How To Choose Between Traditional And Roth 401k

2019/10/15

Roth IRA and Roth 401(k) differences are notable though they appear to be similar. Contributions to both are made after taxes and the earnings can be taken out tax free after 5 years or after attaining age of 59½.

High contribution limit is the most remarkable characteristic of 401(k)s, be it traditional or Roth. An employee can deposit a maximum of $16,500 per year. The employees aged over 50 years of age are allowed to deposit up to $22,000 per year.

Permissible maximum contribution to any 401(k) is nearly three times more than that of an IRA. Maximum permissible contribution to IRA per year is $5,000 for an employee below 50 and $6,000 for those above it.

Roth IRA account exists forever and there is no compulsion to distribute a minimum amount from it at regular interval. As such, Roth IRA may be passed to next generation for providing them tax free earnings. On the other hand, Roth 401(k) needs to be distributed from the age of 70½. If there is a need of this money then such distribution is helpful. However, there is another way to keep the savings working and earn tax free income. Rolling a 401(k) directly to a Roth IRA does the trick.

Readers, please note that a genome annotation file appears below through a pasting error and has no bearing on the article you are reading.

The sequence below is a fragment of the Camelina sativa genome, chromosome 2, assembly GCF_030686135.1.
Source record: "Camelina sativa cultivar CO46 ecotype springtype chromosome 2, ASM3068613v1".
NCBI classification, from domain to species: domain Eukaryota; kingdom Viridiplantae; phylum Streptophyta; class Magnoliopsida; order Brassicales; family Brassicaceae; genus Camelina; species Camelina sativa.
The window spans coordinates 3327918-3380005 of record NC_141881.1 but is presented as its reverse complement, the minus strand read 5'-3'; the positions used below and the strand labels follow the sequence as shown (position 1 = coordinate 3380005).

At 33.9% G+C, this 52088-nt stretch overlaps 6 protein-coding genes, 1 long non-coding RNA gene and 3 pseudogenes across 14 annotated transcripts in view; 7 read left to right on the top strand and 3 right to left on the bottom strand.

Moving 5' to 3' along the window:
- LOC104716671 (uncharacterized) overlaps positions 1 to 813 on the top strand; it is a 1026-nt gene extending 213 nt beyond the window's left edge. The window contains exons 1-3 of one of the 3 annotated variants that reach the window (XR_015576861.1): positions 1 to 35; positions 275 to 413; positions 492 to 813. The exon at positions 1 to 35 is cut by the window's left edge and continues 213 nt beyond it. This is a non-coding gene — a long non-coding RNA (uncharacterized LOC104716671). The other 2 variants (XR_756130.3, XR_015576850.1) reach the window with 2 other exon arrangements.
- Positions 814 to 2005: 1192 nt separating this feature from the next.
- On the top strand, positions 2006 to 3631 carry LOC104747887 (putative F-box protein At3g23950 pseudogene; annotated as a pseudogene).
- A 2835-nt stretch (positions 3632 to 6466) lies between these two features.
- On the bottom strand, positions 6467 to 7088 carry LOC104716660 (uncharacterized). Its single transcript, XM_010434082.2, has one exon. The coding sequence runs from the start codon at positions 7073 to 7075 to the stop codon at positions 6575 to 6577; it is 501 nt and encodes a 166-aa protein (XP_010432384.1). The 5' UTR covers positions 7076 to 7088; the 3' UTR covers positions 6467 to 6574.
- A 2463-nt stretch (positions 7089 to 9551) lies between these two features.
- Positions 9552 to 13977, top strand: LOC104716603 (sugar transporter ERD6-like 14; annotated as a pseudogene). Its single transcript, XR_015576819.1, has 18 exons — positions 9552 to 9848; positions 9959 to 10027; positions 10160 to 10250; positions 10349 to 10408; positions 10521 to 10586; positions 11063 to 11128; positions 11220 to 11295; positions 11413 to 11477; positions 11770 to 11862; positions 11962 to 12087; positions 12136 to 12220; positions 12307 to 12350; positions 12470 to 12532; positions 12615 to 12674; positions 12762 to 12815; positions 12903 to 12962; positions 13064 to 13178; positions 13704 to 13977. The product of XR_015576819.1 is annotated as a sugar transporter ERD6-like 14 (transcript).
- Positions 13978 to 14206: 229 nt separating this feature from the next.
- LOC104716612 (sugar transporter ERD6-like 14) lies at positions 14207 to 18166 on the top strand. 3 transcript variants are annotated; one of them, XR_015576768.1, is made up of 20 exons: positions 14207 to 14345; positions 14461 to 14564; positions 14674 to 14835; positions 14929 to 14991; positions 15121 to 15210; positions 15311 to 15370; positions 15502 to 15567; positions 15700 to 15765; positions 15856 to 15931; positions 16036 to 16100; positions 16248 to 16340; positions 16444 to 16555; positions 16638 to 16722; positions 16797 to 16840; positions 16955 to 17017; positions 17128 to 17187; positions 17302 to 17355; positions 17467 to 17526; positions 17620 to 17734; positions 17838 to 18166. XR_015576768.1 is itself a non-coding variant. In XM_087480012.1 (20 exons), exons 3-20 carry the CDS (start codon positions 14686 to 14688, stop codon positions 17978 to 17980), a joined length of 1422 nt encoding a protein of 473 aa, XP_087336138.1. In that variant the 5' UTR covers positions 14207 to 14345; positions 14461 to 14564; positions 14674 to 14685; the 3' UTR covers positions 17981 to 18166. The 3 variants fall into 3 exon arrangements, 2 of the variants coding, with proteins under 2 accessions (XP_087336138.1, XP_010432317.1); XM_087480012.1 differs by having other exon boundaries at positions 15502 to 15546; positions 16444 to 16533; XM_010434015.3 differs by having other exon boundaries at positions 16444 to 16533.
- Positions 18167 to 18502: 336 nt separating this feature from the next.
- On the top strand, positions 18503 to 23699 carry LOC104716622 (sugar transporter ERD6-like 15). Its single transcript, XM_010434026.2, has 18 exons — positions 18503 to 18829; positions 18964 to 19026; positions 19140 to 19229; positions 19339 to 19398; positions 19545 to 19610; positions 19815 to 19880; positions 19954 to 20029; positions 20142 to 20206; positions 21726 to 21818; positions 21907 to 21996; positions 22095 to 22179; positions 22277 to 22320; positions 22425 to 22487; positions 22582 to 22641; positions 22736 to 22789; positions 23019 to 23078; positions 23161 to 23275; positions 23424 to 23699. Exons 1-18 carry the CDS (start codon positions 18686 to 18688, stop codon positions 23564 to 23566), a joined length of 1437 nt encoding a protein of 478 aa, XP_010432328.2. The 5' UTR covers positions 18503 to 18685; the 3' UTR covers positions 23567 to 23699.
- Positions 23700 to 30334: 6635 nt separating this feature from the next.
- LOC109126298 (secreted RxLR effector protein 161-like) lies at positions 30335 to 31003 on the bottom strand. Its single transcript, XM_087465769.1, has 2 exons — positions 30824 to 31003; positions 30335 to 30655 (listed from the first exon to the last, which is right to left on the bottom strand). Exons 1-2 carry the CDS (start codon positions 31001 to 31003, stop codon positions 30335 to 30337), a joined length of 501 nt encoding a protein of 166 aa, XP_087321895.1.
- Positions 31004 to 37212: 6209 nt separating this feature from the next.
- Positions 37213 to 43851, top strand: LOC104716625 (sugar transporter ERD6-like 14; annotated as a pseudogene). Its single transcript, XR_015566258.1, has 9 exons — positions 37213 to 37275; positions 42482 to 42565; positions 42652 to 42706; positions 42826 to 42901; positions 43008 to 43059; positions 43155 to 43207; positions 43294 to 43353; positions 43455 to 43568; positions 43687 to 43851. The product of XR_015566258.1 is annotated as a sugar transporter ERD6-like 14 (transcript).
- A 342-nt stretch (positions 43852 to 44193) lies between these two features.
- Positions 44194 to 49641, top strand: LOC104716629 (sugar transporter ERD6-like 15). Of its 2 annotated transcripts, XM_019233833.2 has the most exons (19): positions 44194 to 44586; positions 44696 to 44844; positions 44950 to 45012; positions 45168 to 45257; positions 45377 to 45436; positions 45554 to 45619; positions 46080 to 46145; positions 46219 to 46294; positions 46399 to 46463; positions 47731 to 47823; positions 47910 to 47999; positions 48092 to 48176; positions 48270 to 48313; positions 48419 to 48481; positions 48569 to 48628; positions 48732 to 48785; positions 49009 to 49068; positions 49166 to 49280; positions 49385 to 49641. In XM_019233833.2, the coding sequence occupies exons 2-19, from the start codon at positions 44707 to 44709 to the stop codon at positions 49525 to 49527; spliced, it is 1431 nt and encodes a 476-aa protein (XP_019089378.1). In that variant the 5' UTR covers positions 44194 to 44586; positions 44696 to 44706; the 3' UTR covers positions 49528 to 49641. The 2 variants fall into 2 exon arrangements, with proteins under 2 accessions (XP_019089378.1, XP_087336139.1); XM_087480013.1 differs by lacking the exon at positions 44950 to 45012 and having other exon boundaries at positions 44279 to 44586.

A certain percentage of worker’s contribution can be matched by the employer in 401(k)s. When an employee is contributing in Roth 401(k) matching amount from the employer is treated as a traditional 401(k) because it goes pretax. As such, every Roth 401(k) has a traditional component. Workers dividing their contributions between a traditional 401(k) and Roth 401(k) may find matching contribution of employers in the traditional 401(k). This is not available with Roth IRA.

Investing in Roth IRA provides an investor with more investment options than that available with a 401(k). An investor can choose from stocks and bonds for the Roth IRA account. With 401(k), the options are limited to the funds offered by the employer. Matching the contribution of employer in 401(k) and funneling extra savings in Roth IRA account may be a sensible choice.

Conversion from traditional IRA to Roth IRA is now allowed for high earners but they are not allowed to make any contribution. There is no such restriction for Roth 401(k).

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